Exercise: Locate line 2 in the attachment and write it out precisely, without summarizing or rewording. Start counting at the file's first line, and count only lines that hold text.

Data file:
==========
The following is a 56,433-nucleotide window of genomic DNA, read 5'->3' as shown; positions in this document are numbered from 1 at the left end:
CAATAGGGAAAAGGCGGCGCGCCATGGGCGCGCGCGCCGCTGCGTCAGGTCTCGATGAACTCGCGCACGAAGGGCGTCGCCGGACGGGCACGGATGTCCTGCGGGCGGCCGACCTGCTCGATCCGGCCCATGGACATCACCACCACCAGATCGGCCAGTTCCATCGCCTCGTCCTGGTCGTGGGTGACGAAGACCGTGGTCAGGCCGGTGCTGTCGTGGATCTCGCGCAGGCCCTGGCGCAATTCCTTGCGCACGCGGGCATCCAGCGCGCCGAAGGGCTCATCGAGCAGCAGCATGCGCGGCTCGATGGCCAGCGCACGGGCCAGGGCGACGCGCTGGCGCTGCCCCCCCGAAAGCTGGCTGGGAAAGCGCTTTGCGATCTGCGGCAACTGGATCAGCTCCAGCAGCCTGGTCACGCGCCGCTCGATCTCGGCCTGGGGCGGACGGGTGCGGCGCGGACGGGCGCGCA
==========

CAATAGGGAAAAGGCGGCGCGCCATGGGCGCGCGCGCCGCTGCGTCAGGTCTCGATGAACTCGCGCACGAAGGGCGTCGCCGGACGGGCACGGATGTCCTGCGGGCGGCCGACCTGCTCGATCCGGCCCATGGACATCACCACCACCAGATCGGCCAGTTCCATCGCCTCGTCCTGGTCGTGGGTGACGAAGACCGTGGTCAGGCCGGTGCTGTCGTGGATCTCGCGCAGGCCCTGGCGCAATTCCTTGCGCACGCGGGCATCCAGCGCGCCGAAGGGCTCATCGAGCAGCAGCATGCGCGGCTCGATGGCCAGCGCACGGGCCAGGGCGACGCGCTGGCGCTGCCCCCCCGAAAGCTGGCTGGGAAAGCGCTTTGCGATCTGCGGCAACTGGATCAGCTCCAGCAGCCTGGTCACGCGCCGCTCGATCTCGGCCTGGGGCGGACGGGTGCGGCGCGGACGGGCGCGCA